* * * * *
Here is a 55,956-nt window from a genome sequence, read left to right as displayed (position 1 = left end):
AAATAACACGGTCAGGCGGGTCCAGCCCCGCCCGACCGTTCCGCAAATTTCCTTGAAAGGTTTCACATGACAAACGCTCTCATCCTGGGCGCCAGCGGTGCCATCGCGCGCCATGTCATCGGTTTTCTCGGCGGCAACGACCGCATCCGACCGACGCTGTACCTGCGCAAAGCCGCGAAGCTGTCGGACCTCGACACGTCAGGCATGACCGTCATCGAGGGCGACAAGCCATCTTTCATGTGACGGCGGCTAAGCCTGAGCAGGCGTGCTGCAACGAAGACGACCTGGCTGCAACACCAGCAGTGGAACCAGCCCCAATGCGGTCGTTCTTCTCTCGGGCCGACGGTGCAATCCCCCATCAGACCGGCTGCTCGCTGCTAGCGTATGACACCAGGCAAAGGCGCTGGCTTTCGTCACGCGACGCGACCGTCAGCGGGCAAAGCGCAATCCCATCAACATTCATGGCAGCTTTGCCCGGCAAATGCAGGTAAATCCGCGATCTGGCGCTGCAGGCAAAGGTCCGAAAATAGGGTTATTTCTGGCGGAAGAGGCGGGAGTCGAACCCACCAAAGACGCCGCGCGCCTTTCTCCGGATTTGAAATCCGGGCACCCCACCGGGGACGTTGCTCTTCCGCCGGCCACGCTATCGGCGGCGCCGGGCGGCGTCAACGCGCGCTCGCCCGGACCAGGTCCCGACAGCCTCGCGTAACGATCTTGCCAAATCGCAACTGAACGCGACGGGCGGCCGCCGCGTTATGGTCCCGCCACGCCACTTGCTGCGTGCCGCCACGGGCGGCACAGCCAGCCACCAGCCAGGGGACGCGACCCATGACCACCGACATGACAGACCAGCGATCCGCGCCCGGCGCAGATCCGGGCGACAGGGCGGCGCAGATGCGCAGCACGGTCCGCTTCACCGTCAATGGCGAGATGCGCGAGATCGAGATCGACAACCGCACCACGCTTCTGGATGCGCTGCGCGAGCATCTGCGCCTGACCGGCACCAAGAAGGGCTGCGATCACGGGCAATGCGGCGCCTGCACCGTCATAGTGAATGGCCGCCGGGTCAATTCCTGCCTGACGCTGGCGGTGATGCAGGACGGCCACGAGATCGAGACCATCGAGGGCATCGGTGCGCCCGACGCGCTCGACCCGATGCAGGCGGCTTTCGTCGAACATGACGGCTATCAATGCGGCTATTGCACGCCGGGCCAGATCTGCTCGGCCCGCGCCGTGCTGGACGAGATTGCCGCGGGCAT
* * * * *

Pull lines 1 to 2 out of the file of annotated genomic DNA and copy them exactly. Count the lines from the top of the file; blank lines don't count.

Here is a 55,956-nt window from a genome sequence, read left to right as displayed (position 1 = left end):
AAATAACACGGTCAGGCGGGTCCAGCCCCGCCCGACCGTTCCGCAAATTTCCTTGAAAGGTTTCACATGACAAACGCTCTCATCCTGGGCGCCAGCGGTGCCATCGCGCGCCATGTCATCGGTTTTCTCGGCGGCAACGACCGCATCCGACCGACGCTGTACCTGCGCAAAGCCGCGAAGCTGTCGGACCTCGACACGTCAGGCATGACCGTCATCGAGGGCGACAAGCCATCTTTCATGTGACGGCGGCTAAGCCTGAGCAGGCGTGCTGCAACGAAGACGACCTGGCTGCAACACCAGCAGTGGAACCAGCCCCAATGCGGTCGTTCTTCTCTCGGGCCGACGGTGCAATCCCCCATCAGACCGGCTGCTCGCTGCTAGCGTATGACACCAGGCAAAGGCGCTGGCTTTCGTCACGCGACGCGACCGTCAGCGGGCAAAGCGCAATCCCATCAACATTCATGGCAGCTTTGCCCGGCAAATGCAGGTAAATCCGCGATCTGGCGCTGCAGGCAAAGGTCCGAAAATAGGGTTATTTCTGGCGGAAGAGGCGGGAGTCGAACCCACCAAAGACGCCGCGCGCCTTTCTCCGGATTTGAAATCCGGGCACCCCACCGGGGACGTTGCTCTTCCGCCGGCCACGCTATCGGCGGCGCCGGGCGGCGTCAACGCGCGCTCGCCCGGACCAGGTCCCGACAGCCTCGCGTAACGATCTTGCCAAATCGCAACTGAACGCGACGGGCGGCCGCCGCGTTATGGTCCCGCCACGCCACTTGCTGCGTGCCGCCACGGGCGGCACAGCCAGCCACCAGCCAGGGGACGCGACCCATGACCACCGACATGACAGACCAGCGATCCGCGCCCGGCGCAGATCCGGGCGACAGGGCGGCGCAGATGCGCAGCACGGTCCGCTTCACCGTCAATGGCGAGATGCGCGAGATCGAGATCGACAACCGCACCACGCTTCTGGATGCGCTGCGCGAGCATCTGCGCCTGACCGGCACCAAGAAGGGCTGCGATCACGGGCAATGCGGCGCCTGCACCGTCATAGTGAATGGCCGCCGGGTCAATTCCTGCCTGACGCTGGCGGTGATGCAGGACGGCCACGAGATCGAGACCATCGAGGGCATCGGTGCGCCCGACGCGCTCGACCCGATGCAGGCGGCTTTCGTCGAACATGACGGCTATCAATGCGGCTATTGCACGCCGGGCCAGATCTGCTCGGCCCGCGCCGTGCTGGACGAGATTGCCGCGGGCAT